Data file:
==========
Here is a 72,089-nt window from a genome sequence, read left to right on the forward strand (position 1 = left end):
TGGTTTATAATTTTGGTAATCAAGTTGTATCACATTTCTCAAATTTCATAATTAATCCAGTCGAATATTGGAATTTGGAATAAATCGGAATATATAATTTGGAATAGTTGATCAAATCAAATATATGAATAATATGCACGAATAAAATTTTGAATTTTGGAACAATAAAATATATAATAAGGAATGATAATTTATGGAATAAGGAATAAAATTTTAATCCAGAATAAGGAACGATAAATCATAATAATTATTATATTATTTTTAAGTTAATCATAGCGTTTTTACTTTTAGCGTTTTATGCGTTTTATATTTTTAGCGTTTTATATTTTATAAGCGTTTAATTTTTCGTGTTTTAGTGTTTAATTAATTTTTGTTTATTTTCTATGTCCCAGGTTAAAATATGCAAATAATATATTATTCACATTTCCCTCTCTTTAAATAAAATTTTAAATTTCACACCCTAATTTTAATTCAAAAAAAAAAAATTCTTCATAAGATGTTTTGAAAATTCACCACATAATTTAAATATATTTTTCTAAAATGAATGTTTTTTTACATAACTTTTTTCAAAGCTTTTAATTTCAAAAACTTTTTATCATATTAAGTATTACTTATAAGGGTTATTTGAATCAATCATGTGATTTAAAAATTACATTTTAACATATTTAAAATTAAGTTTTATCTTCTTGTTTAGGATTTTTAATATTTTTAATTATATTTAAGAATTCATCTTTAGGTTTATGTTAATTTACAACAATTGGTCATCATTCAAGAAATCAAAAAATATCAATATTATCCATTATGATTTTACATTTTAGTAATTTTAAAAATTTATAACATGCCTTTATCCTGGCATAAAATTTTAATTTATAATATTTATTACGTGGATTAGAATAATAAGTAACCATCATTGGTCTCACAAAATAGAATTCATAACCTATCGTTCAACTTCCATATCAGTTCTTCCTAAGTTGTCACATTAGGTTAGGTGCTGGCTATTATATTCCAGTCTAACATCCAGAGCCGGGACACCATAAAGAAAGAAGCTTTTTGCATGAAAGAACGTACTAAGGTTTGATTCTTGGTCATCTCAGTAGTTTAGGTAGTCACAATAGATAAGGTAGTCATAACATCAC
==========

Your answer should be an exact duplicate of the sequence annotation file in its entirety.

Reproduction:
Here is a 72,089-nt window from a genome sequence, read left to right on the forward strand (position 1 = left end):
TGGTTTATAATTTTGGTAATCAAGTTGTATCACATTTCTCAAATTTCATAATTAATCCAGTCGAATATTGGAATTTGGAATAAATCGGAATATATAATTTGGAATAGTTGATCAAATCAAATATATGAATAATATGCACGAATAAAATTTTGAATTTTGGAACAATAAAATATATAATAAGGAATGATAATTTATGGAATAAGGAATAAAATTTTAATCCAGAATAAGGAACGATAAATCATAATAATTATTATATTATTTTTAAGTTAATCATAGCGTTTTTACTTTTAGCGTTTTATGCGTTTTATATTTTTAGCGTTTTATATTTTATAAGCGTTTAATTTTTCGTGTTTTAGTGTTTAATTAATTTTTGTTTATTTTCTATGTCCCAGGTTAAAATATGCAAATAATATATTATTCACATTTCCCTCTCTTTAAATAAAATTTTAAATTTCACACCCTAATTTTAATTCAAAAAAAAAAAATTCTTCATAAGATGTTTTGAAAATTCACCACATAATTTAAATATATTTTTCTAAAATGAATGTTTTTTTACATAACTTTTTTCAAAGCTTTTAATTTCAAAAACTTTTTATCATATTAAGTATTACTTATAAGGGTTATTTGAATCAATCATGTGATTTAAAAATTACATTTTAACATATTTAAAATTAAGTTTTATCTTCTTGTTTAGGATTTTTAATATTTTTAATTATATTTAAGAATTCATCTTTAGGTTTATGTTAATTTACAACAATTGGTCATCATTCAAGAAATCAAAAAATATCAATATTATCCATTATGATTTTACATTTTAGTAATTTTAAAAATTTATAACATGCCTTTATCCTGGCATAAAATTTTAATTTATAATATTTATTACGTGGATTAGAATAATAAGTAACCATCATTGGTCTCACAAAATAGAATTCATAACCTATCGTTCAACTTCCATATCAGTTCTTCCTAAGTTGTCACATTAGGTTAGGTGCTGGCTATTATATTCCAGTCTAACATCCAGAGCCGGGACACCATAAAGAAAGAAGCTTTTTGCATGAAAGAACGTACTAAGGTTTGATTCTTGGTCATCTCAGTAGTTTAGGTAGTCACAATAGATAAGGTAGTCATAACATCAC